Perhaps this growth is exactly why some entrenched interests — and the politicians they fund — are working so hard to demonize clean tech, spread misinformation, and demoralize its supporters. But this partisan behavior overshadows a critical point: clean tech has historically been a bipartisan endeavor, and even to this day is supported by governors, mayors, and others on both sides of the political aisle. Even more important, renewables are overwhelmingly supported by citizens of all stripes and affiliations in poll after poll. 

Three Energy Pillars: Renewables, Natural Gas, and Efficiency 

In our just-released book, Clean Tech Nation, which looks broadly at the entire clean-tech industry, Clean Edge senior editor Clint Wilder and I make the case for a U.S. energy future built on renewables, responsible natural gas, and efficiency. Our research shows that most of the developed world simply doesn’t need new coal or nuclear to meet their energy objectives. Instead, the world’s industrialized nations could pursue:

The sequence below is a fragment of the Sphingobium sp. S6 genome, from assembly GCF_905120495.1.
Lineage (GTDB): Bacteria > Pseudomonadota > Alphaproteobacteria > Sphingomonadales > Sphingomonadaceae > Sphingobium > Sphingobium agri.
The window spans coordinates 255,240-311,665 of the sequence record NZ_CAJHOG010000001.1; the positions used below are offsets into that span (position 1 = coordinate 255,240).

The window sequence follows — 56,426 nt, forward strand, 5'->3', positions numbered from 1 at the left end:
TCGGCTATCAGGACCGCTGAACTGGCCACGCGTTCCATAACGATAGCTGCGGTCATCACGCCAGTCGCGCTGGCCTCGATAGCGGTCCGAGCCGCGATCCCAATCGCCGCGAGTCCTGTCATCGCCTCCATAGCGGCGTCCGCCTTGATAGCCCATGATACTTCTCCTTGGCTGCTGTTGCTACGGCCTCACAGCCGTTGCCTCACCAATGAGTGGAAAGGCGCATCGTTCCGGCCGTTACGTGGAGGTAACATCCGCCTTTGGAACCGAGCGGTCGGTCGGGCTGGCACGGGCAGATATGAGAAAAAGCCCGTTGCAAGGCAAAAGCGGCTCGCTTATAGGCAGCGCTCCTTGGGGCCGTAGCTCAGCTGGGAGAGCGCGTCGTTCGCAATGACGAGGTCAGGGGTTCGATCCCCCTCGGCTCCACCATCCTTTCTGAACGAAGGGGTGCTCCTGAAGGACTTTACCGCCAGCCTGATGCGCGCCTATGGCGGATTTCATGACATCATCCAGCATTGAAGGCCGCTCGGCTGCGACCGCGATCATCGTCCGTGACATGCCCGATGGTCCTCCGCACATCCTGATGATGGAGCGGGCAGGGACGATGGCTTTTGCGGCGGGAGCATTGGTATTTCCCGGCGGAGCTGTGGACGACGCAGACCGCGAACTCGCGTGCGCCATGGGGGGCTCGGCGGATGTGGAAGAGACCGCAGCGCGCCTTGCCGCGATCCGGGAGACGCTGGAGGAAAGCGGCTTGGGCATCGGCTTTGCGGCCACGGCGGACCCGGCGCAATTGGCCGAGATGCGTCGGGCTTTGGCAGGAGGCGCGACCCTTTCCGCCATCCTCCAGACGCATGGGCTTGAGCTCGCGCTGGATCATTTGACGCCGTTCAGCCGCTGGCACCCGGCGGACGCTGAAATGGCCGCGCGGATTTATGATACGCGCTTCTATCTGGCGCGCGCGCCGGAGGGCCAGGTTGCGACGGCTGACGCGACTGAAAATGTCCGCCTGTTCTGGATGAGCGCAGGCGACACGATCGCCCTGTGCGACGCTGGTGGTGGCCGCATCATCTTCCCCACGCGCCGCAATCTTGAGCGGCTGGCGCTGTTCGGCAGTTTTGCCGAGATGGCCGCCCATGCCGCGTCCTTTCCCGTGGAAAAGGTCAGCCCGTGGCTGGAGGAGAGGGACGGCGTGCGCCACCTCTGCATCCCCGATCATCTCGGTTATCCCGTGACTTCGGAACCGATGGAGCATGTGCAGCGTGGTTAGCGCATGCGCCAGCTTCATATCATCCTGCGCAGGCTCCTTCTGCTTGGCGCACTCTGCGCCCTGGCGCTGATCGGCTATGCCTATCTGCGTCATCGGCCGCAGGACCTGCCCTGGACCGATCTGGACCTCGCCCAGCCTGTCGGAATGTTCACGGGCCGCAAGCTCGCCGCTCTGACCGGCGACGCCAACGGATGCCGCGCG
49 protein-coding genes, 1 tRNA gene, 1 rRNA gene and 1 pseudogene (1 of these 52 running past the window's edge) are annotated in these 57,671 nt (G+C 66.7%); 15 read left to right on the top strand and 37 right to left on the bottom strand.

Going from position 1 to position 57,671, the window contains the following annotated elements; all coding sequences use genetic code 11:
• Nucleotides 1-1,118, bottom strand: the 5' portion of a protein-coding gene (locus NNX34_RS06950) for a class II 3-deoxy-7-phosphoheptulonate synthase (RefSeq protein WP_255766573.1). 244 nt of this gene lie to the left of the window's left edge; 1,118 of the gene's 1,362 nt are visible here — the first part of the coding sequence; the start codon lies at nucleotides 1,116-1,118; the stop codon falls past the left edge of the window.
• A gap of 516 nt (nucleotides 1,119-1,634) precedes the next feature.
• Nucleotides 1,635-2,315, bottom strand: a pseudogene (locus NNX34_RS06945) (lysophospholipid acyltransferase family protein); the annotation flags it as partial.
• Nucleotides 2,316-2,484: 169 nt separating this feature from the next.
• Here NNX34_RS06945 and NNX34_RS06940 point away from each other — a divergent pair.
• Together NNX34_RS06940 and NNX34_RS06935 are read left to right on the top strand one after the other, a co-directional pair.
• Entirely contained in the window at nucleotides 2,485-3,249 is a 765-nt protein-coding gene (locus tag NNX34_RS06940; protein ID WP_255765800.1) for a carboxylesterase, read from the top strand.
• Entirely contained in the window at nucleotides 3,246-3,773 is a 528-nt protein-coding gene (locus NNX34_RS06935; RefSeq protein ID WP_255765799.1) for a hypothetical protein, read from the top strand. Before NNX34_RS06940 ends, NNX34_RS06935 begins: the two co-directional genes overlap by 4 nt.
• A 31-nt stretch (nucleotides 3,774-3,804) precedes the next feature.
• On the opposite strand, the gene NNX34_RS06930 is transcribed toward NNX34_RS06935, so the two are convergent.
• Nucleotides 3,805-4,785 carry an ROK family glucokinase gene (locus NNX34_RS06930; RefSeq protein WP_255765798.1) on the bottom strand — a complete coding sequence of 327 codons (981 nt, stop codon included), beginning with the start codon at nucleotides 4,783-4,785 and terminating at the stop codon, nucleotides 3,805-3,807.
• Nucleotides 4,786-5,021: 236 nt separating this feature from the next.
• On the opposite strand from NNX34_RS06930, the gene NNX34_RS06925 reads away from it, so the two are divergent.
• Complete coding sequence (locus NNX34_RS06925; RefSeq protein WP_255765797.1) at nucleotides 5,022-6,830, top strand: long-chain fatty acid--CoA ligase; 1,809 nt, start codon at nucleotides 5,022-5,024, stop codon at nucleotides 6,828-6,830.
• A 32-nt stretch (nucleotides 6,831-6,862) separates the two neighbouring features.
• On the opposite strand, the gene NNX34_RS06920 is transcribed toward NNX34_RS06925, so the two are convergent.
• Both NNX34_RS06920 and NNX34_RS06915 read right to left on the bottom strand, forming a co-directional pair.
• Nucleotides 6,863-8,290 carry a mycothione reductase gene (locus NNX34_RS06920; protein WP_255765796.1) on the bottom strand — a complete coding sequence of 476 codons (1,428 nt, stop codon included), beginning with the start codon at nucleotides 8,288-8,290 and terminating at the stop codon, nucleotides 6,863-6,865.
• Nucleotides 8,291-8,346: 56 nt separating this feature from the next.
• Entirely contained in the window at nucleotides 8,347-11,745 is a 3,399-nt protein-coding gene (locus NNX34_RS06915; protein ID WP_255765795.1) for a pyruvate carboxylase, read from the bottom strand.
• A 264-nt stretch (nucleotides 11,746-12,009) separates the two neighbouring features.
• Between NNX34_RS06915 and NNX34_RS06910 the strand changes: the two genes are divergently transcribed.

• Large-scale deployment of both centralized and distributed renewables, including solar, wind, and geothermal. Most of the 34 industrialized nations in the Organization for Economic Cooperation and Development (OECD) can reach 30 percent or more renewables by 2030. This includes Japan, Germany, and the U.S.
  • The targeted use of current and next-generation natural gas power plants. A number of manufacturers, including GE, have launched advanced natural-gas-fired power plants that can be powered up and down quickly and efficiently. This means that next-generation gas-fired plants can act as perfect partners with intermittent renewables, offering an easy on-and-off backup to wind and solar power sources. Rather than pitting natural gas against renewables, states, utilities, and regulatory bodies can use these new plants, along with current low-emissions gas plants, in their arsenal of technologies to reduce emissions and reliance on more carbon-intensive fossil fuels, especially coal.